Two days ago, I decided to tackle Les Miserables’ 2435 pages of, well, misery.
I had avoided the book before, thinking it was strictly a right of passage for theater kids, but when I realized it was written by Victor Hugo (author of one of my favorite books, The Hunchback of Notre Dame), my opinion changed.
There are many reasons to love Victor Hugo’s writing, but my favorite element of his books is his philosophy, peppered across his story. Hugo doesn’t just preach big ideas, he presents an elegant view of subjects that other writers simply glance over.
I have already filled two notebook pages with Hugo excerpts (and I’m only on page 404!). Of those, I have decided to share the passage below because of the implications it makes about being a writer:
It is certain that people do talk to themselves; there is no living being who has not done it. It may even be said that the word is never a more magnificent mystery than when it goes from thought to conscience within a man, and when it returns from conscience to thought; it is in this sense only that the words so often employed in this chapter, he said, he exclaimed, must be understood; one speaks to one’s self, talks to one’s self, exclaims to one’s self without breaking the external silence; there is a great tumult; everything about us talks except the mouth. The realities of the soul are none the less realities because they are not visible and palpable.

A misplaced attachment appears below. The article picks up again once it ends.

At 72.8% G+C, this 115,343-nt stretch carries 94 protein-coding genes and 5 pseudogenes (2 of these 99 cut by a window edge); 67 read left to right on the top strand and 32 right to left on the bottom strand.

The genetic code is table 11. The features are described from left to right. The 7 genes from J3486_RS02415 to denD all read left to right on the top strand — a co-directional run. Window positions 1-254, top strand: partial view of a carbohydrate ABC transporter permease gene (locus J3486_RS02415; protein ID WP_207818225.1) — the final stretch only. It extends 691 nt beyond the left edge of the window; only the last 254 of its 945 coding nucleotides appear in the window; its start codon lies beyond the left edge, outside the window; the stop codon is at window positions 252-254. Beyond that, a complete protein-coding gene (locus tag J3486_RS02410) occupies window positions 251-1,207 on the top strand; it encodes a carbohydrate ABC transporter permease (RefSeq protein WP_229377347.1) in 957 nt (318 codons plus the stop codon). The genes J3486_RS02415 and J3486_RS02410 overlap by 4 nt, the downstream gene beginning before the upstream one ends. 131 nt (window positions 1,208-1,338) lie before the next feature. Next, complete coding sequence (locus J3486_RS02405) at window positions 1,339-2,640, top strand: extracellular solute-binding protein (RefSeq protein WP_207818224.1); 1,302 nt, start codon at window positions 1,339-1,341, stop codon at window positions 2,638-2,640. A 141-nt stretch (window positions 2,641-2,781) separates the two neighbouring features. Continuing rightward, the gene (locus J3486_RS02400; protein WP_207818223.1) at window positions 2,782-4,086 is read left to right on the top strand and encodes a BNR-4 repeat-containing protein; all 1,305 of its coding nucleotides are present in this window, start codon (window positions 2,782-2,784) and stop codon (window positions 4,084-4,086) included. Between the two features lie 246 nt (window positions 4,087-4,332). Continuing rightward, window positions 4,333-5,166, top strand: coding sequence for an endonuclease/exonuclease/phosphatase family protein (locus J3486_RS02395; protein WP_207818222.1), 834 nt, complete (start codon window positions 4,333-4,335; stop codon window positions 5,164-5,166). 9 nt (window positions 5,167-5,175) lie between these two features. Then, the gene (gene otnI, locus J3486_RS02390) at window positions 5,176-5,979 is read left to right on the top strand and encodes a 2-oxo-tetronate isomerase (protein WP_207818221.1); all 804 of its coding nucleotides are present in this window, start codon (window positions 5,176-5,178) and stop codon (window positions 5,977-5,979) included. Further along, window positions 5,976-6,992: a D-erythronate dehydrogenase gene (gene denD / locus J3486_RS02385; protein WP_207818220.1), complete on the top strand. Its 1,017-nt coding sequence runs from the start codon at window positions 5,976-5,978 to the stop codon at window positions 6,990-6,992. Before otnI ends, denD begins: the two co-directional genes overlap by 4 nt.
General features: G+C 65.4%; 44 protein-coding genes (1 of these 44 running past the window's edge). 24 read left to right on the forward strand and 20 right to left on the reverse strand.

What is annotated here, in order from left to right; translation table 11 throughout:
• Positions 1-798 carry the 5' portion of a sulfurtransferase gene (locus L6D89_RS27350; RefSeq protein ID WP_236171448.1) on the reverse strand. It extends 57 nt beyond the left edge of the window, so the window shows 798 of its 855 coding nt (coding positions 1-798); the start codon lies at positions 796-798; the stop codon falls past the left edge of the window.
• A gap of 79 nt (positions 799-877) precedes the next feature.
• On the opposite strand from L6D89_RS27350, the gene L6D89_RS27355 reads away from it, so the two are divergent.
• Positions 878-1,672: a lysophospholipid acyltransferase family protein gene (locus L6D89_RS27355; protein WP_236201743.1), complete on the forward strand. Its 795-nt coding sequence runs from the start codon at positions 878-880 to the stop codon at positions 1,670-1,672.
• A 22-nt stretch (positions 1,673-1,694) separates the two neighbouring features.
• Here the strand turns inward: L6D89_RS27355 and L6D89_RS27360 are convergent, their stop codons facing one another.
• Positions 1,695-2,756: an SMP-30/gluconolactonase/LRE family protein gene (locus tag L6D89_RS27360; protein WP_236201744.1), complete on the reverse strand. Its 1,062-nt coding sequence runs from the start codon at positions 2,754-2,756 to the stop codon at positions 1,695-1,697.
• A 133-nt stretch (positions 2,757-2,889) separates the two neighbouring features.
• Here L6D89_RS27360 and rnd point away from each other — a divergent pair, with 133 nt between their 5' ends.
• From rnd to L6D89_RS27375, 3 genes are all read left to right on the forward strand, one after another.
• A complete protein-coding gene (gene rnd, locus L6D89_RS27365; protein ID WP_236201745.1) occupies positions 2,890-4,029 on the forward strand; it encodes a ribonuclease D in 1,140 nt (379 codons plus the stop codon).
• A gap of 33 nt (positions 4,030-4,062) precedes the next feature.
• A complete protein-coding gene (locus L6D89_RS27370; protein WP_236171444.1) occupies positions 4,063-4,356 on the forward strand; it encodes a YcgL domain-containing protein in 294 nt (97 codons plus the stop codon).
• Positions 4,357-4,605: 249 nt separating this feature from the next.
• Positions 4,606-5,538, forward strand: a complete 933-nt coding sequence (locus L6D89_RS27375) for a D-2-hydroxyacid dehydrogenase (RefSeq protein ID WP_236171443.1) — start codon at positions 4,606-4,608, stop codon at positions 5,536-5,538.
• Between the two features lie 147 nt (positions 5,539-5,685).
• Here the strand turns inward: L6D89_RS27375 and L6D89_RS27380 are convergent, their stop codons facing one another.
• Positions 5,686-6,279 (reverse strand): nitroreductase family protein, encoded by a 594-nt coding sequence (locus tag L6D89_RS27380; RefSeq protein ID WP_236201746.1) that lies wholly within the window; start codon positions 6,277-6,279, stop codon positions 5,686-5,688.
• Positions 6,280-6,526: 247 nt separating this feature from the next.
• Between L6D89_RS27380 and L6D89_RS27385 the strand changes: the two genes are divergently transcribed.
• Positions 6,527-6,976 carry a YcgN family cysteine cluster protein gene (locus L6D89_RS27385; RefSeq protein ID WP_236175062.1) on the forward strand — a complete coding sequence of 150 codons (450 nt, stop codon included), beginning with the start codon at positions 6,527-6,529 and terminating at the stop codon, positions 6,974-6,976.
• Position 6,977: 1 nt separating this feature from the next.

Now, Hugo asserts that “the word is never a more magnificent mystery” than when it flies between thought and conscience–in other words, when you are arguing with yourself.
Personally, I would argue that “the word is never a more magnificent mystery” than when it constructs a new world and populates that world with fantasy characters, when words begin to fly between theses fantasy characters, although neither the characters nor even the subject of their conversation is moored in reality…
But then, as Hugo points out, “the realities of the soul are none the less realities because they are not visible and palpable.”